ecclesiastical corporations to levy and 
collect dues. 
Once it is decided by the electors of the Dom- 
inion that there shall be complete and final sever- 
ance between its government and all ecclesiastical 
organizations, what a relief there will be from strife 
and clerical importunities! Were the State to put 



its house so in order that neither prii -,^ nor minist* ■ 
could, by any possibility, obtain a iiin!,!e spccitl 
favor, would they have the motive 'i<'y have no' 
for interfering with the working of our govtiir-ineit 
and endeavoring to control itt They would cease 
to ask when they knew they could not get. In com- 
plete separation of our government from all sectar- 
ian connection, depends the future welfare of our 
country, and until that is effected it will not be free 
from distraction or cease to have one hand tied be- 
hind its back when desirous of doing its duty by the 
Empire of which it is a part. 

Is it not a degrading thought, that t' future 
of this great country should be menaced by a priest- 
hood ! Is there not patriotism enough among us to 
rise above all petty issues and devote our political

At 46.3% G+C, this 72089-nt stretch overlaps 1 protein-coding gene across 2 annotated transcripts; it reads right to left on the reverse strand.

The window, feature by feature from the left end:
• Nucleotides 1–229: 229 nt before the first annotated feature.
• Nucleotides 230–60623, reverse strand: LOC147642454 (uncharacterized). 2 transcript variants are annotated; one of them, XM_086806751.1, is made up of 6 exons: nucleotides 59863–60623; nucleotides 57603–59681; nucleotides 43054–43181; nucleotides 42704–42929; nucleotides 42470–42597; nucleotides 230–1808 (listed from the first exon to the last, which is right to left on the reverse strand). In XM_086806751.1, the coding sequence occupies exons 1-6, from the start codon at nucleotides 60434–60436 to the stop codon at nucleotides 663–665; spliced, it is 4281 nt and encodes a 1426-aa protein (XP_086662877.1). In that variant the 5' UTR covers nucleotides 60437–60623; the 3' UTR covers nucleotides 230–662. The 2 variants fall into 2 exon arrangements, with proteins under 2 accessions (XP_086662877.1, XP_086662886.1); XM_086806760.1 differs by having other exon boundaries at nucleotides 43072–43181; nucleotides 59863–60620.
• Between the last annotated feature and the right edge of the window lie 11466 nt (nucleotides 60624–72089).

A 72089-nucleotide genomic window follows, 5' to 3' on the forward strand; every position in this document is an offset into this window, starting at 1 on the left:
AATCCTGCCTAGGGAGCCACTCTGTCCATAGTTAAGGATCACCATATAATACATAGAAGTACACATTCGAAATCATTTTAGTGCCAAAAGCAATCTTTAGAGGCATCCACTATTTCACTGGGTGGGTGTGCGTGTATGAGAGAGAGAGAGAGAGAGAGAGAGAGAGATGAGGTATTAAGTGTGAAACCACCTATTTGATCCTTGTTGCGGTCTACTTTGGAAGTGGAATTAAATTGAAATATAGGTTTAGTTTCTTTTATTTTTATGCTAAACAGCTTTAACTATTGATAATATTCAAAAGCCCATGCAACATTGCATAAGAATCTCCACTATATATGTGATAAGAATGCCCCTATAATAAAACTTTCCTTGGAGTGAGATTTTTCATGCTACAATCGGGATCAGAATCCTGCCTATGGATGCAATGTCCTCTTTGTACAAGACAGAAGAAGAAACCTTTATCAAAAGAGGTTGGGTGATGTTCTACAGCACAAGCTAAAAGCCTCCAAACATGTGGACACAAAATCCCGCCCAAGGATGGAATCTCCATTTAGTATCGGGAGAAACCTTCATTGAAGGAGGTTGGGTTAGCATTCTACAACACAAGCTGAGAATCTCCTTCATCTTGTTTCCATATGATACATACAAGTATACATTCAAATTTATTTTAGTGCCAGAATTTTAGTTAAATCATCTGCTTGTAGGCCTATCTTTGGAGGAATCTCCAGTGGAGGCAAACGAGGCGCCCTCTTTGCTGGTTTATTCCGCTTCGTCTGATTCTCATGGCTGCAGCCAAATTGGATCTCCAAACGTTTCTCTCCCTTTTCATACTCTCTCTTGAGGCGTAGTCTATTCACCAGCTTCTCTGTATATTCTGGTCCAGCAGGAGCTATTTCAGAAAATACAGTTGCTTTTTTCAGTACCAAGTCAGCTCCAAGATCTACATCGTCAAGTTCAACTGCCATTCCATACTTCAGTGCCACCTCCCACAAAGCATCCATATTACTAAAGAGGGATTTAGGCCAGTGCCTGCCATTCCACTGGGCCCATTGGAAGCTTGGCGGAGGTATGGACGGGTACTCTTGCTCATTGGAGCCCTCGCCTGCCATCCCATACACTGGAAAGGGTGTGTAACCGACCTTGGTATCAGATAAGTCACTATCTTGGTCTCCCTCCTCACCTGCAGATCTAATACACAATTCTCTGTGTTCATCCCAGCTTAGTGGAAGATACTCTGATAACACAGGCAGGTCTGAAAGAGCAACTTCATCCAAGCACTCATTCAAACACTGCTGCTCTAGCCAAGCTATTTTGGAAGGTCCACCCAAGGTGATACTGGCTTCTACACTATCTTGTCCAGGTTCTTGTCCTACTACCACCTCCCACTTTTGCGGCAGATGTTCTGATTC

efforts to bringing about complete separation of 
Church and State — that Canada shall be ruled by 
and in the interests of her people, and not by and 
for the advantage of any church f 

Huntingdon, June 15, 1917. 

The True Makers of Canada 

History as written has done far less than jus- 
titre to the pioneers of Canada. There is a tendency 
to ignore the services of the unknown men and wom- 
en whose faithful toil made national progress pos- 
sible. For this reason we welcome the appearance 
of this book. The narrative is a fascinating one — it 
has the sterling merit, the strong simplicity of the 
Pilgrim's Progress — Toronto Daily Star. 

In our galleries of fame we find slated the nam- 
es of politicians, railway builders and financial mag- 
nates, whose chief claim to proniinence lies in the 
money that they accumulate thru robbing the coun- 
try they pretended to develope, but it was the men 
who carved away ihe forest who were the founders 
of its prosperity. We would that every man in 
Canada would read these simple tales — Farm and 
Hairy, Peterboro, Ont. 

"We are too apt, among the comforts and plenty 
of the present, to forget the source from whence we 
i'jimc and the price that has been paid for the heri- 
tage which is onrs. This volume is the most touch- 
ing tribute to the work of the pioneers we have 
ever read. — Weekly Sun, Toronto. 

Nowadays it is the fashion to call a fpvered de- 
scription of emotions *'a human document." Surely 
this tale of the calm emo'ions of the true makers 
of Canada, their experiences, their aspirations, their 
unquenchable courage is every whit just as much a 
human document. — Montreal Herald. 

Mr. Sellar has issued several books all of which 
contained that which set men thinking. This one 
is worthy to rank with them. It takes the reader 
down to the foundation of things in the making of 
Canada. — Montreal Gazette. 

For Sale by Albert BritneU 
263-5 Yonge-St., Toronto.